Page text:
By Dan O'Brien
Drawing on O’Brien’s experience of cancer and of childhood abuse, and on his ongoing collaboration with a war reporter, the four essays in A Story that Happens—first written as craft lectures for the Sewanee Writers’ Conference and the US Air Force Academy—offer hard-won insights into what stories are for and the reasons why, "afraid and hopeful," we begin to tell them.
Publication Date: September 14, 2021
Originally written as a series of craft lectures delivered at the annual Sewanee Writers’ Conference in 2017-2020, A Story that Happens offers practical reflections on techniques of storytelling in the theatre that are also relevant to other disciplines, and to creativity in general. This book is simultaneously a deeply personal memoir, as O’Brien relates his craft to his and his wife’s cancer experience, and to his childhood abuse. Despite their subject matter, these essays are entertaining and inspiring as they offer hard-won insights into what stories are for and the reasons why, “afraid and hopeful,” we begin to tell them. This book is a love letter to the theatre from a dedicated and impassioned practitioner, lyrically articulating the need to write boldly in times of personal and political trauma.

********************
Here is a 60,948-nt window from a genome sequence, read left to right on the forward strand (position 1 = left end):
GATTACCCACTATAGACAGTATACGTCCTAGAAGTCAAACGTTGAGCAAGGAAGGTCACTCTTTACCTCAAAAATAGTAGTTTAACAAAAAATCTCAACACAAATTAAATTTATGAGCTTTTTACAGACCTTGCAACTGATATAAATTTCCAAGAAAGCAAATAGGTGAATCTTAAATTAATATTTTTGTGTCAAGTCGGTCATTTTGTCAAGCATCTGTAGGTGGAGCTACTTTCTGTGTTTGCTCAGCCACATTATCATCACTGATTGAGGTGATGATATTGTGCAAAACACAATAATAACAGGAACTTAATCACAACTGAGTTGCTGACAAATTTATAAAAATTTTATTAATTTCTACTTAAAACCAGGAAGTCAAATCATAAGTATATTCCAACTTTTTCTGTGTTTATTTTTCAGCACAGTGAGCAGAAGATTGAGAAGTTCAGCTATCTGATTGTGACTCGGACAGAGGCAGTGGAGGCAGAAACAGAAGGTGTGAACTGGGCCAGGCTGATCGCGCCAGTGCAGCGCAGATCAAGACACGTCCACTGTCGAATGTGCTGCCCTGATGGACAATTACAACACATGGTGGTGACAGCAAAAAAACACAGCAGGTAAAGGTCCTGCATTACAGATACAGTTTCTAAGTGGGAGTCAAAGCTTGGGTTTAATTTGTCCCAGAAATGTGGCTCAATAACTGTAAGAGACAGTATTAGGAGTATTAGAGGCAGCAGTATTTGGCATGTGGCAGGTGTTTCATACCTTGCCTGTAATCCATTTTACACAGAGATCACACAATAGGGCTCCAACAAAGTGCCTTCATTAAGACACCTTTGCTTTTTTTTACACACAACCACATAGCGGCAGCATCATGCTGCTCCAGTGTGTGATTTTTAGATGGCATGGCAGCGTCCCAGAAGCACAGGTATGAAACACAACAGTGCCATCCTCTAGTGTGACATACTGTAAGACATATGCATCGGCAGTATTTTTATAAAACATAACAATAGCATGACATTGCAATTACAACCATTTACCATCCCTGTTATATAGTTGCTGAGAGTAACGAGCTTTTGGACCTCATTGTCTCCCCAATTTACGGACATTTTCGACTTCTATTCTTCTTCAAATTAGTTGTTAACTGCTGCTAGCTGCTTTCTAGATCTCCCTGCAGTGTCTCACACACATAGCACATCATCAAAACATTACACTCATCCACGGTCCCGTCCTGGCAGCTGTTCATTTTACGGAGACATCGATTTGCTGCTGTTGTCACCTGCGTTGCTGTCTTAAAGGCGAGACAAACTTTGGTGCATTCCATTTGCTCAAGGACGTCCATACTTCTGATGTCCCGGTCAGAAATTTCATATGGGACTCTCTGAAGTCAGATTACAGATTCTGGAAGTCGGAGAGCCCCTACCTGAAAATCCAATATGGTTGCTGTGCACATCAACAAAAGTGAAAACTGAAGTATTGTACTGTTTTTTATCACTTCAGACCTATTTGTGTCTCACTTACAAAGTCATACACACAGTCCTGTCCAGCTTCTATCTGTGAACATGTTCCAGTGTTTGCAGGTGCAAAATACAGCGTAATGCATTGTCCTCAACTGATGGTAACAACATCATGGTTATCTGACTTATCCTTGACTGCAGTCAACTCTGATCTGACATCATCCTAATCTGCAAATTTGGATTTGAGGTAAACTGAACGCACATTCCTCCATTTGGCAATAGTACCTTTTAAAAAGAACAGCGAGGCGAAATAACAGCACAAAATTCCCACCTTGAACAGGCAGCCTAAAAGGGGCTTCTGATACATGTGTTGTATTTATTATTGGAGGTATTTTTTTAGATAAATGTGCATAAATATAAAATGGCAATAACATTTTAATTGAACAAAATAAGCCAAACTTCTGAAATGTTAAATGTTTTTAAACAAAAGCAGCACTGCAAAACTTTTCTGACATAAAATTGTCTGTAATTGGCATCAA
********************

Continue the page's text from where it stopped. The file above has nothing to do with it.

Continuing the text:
In 2015 on the anniversary of 9/11 — an event that may have contributed to their cancers, as their downtown apartment had been suffused with the World Trade Center’s carcinogenic dust — O’Brien’s wife, TV and film actor Jessica St. Clair, discovered a lump in her breast and was subsequently treated with surgery and chemotherapy. On the day of her final infusion, O’Brien himself learned that he had colon cancer and would undergo his own intensive treatment over the next nine months.
A Story that Happens was written in the wake of this trauma, and during a period of societal trauma. As O’Brien explains in his preface: “In the January of the new president’s inauguration, I was timidly venturing forth from the cave of my convalescence when I felt an overriding urge to reexamine and challenge who I was as a writer, just as the country’s identity would be reexamined and challenged in the years ahead…. Above all my goal in writing these essays is to articulate why the theatre and writing for it matters. To elucidate how the endeavor of serious theatre-making is not frivolous or ornamental, but an existential struggle to justify, comprehend, and even alter who we are.” The book concludes with a chapter written during the ongoing pandemic that sounds a note of hope for survivors: “And when it is all over…we may have forgotten who we were. Who we are. We will have to find out. And the theatre as always will show us.”
"This is a book for our times. It reminds us that theatre is 'fractured and failing yet struggling towards the mouth’s translation of the heart’s tongue.' Like [O’Brien], we buzz with the desire for the 'chance for more life, and for that most valued of theatrical currencies—change'." —Alice Jolly, Times Literary Supplement
"Part memoir, part philosophy, part pragmatic advice for young writers, [these essays] read like a master class in surviving through art." —Los Angeles Times
"All the essays were written during the tumultuous Trump years, a period of bombastic rage, where the truth was not only clouded but disrespected . . . O'Brien does an unforgettable job accompanying the reader through the prism of his life experiences, offering more than mere lessons." —Jonas Schwartz-Owen, Broadway World